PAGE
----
Ok, let’s get some things straight: encryption is out there and available from a lot of companies around the world in a lot of forms and not all of them have payloads from the NSA or other intel agencies. Encryption has been around since the earliest days of public email systems. PGP first appeared in 1991 and has been available ever since. Encryption isn’t anything new BUT encryption in a form that the average person can use easily, quickly and integrate into their daily life has been lacking.
In years past the battle ground for encryption was the desktop, now it’s the mobile device world.
Phil Zimmerman, creator of Pretty Good Privacy (PGP), explained using encryption the best way I’ve ever seen and even though he’s talking about email, it applies to your personal device as well:
It’s personal. It’s private. And it’s no one’s business but yours. You may be planning a political campaign, discussing your taxes, or having a secret romance. Or you may be communicating with a political dissident in a repressive country. Whatever it is, you don’t want your private electronic mail (email) or confidential documents read by anyone else. There’s nothing wrong with asserting your privacy. Privacy is as apple-pie as the Constitution.
The right to privacy is spread implicitly throughout the Bill of Rights. But when the United States Constitution was framed, the Founding Fathers saw no need to explicitly spell out the right to a private conversation. That would have been silly. Two hundred years ago, all conversations were private. If someone else was within earshot, you could just go out behind the barn and have your conversation there. No one could listen in without your knowledge. The right to a private conversation was a natural right, not just in a philosophical sense, but in a law-of-physics sense, given the technology of the time.
But with the coming of the information age, starting with the invention of the telephone, all that has changed. Now most of our conversations are conducted electronically. This allows our most intimate conversations to be exposed without our knowledge. Cellular phone calls may be monitored by anyone with a radio. Electronic mail, sent across the Internet, is no more secure than cellular phone calls. Email is rapidly replacing postal mail, becoming the norm for everyone, not the novelty it was in the past._
Until recently, if the government wanted to violate the privacy of ordinary citizens, they had to expend a certain amount of expense and labor to intercept and steam open and read paper mail. Or they had to listen to and possibly transcribe spoken telephone conversation, at least before automatic voice recognition technology became available. This kind of labor-intensive monitoring was not practical on a large scale. It was only done in important cases when it seemed worthwhile. This is like catching one fish at a time, with a hook and line. Today, email can be routinely and automatically scanned for interesting keywords, on a vast scale, without detection. This is like driftnet fishing. And exponential growth in computer power is making the same thing possible with voice traffic.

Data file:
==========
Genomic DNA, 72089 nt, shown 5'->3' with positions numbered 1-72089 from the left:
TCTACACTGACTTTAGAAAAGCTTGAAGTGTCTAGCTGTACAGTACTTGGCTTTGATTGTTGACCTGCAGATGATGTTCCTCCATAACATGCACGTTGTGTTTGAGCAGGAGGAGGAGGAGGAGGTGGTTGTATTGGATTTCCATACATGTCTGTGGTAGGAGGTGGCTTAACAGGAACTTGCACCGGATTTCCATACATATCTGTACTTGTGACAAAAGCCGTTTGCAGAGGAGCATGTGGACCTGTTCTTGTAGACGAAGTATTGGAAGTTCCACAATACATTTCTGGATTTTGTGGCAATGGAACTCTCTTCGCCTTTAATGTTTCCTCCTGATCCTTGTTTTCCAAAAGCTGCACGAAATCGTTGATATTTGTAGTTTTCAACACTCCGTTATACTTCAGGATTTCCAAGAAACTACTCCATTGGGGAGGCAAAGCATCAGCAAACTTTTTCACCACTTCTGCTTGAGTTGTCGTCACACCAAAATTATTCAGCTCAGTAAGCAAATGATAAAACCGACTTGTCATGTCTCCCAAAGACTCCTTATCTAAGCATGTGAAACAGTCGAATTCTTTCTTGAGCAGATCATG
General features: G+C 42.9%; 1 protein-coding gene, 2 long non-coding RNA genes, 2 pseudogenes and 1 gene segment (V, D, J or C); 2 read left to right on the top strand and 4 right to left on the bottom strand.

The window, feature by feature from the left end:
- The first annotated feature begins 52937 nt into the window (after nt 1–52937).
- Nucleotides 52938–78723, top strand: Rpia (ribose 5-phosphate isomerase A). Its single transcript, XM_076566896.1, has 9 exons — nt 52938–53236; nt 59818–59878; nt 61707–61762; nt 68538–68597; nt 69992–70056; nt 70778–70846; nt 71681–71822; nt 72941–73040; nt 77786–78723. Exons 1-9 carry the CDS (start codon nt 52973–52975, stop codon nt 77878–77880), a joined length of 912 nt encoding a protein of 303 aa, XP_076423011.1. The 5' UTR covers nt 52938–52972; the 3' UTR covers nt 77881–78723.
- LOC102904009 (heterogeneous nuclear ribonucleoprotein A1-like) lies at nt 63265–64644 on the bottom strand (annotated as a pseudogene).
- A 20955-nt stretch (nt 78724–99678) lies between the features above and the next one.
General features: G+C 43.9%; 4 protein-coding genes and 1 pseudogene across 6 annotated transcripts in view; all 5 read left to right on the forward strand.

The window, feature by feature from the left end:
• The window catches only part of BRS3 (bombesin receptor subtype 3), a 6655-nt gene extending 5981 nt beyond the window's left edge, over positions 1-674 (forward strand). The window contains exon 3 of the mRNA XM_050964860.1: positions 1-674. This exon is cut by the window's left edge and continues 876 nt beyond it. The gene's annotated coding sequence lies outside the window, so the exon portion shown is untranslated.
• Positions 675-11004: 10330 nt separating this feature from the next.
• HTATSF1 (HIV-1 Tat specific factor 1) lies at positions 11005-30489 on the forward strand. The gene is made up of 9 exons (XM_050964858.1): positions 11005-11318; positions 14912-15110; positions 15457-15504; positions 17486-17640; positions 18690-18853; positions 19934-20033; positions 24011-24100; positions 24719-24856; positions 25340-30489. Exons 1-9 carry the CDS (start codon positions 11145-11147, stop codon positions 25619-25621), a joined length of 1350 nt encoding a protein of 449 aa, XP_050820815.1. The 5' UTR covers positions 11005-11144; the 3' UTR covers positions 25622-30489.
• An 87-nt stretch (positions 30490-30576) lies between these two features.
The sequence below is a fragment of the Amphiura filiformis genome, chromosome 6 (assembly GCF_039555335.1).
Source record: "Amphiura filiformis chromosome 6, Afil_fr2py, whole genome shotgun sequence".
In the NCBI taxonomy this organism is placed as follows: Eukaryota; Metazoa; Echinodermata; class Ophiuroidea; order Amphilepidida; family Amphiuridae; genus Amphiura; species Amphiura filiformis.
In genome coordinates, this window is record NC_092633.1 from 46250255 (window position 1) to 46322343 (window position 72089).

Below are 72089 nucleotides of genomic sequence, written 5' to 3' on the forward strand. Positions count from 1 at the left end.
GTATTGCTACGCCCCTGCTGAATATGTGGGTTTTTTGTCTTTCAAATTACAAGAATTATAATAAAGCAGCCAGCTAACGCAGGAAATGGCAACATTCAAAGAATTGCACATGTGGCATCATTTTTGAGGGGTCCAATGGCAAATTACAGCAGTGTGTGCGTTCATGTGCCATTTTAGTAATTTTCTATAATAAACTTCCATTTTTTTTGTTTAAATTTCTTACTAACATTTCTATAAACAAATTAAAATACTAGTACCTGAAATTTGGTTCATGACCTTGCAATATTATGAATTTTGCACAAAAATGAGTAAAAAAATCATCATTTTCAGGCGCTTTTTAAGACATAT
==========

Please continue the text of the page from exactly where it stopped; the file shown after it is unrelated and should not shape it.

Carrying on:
Perhaps you think your email is legitimate enough that encryption is unwarranted. If you really are a law-abiding citizen with nothing to hide, then why don’t you always send your paper mail on postcards? Why not submit to drug testing on demand? Why require a warrant for police searches of your house? Are you trying to hide something? If you hide your mail inside envelopes, does that mean you must be a subversive or a drug dealer, or maybe a paranoid nut? Do law-abiding citizens have any need to encrypt their email?
( https://www.philzimmermann.com/EN/essays/WhyIWrotePGP.html )
Flash forward to Apple’s announcement that in iOS 8 they’ve altered the way encryption works. Apple will no longer store encryption keys for devices, making it *impossible* for it to unlock content on devices even under police request.
“Unlike our competitors, Apple cannot bypass your passcode and therefore cannot access your data,” reads Apple’s privacy site. “So it’s not technically feasible for us to respond to government warrants for the extraction of this data from devices in their possession running iOS 8.”
That means that if you use a passcode or TouchID, your phone is encrypted. It’s that simple.
Then comes some great news to follow this (competition is great!) Google made a follow up announcement of their own saying the next generation of Android, scheduled to be released next month, will also encrypt data by default, providing the same encryption protections to its smartphones that a passcode provides to iPhones.
This is great news for all of us. This is why it’s great to have both Apple and Google as the leaders in the smartphone arena. Competition brings out the best in both of them.
Oh… but the FBI Director isn’t too happy about this. The Verge reported on this and this is the FBI Director’s quote:
“I like and believe very much that we should have to obtain a warrant from an independent judge to be able to take the content of anyone’s closet or their smart phone,” he said. “The notion that someone would market a closet that could never be opened — even if it involves a case involving a child kidnapper and a court order — to me does not make any sense.”
As usual, anything with technology and privacy in play brings out the “child pornography” or in this case “child kidnapping” rational to their complaint.
He goes on to say that they’ve had discussions with Google and Apple but no details have emerged.
Privacy is a slippery slope that many people didn’t learn from bush/chaney well enough: you start giving it away they will always take more and more and not stop taking.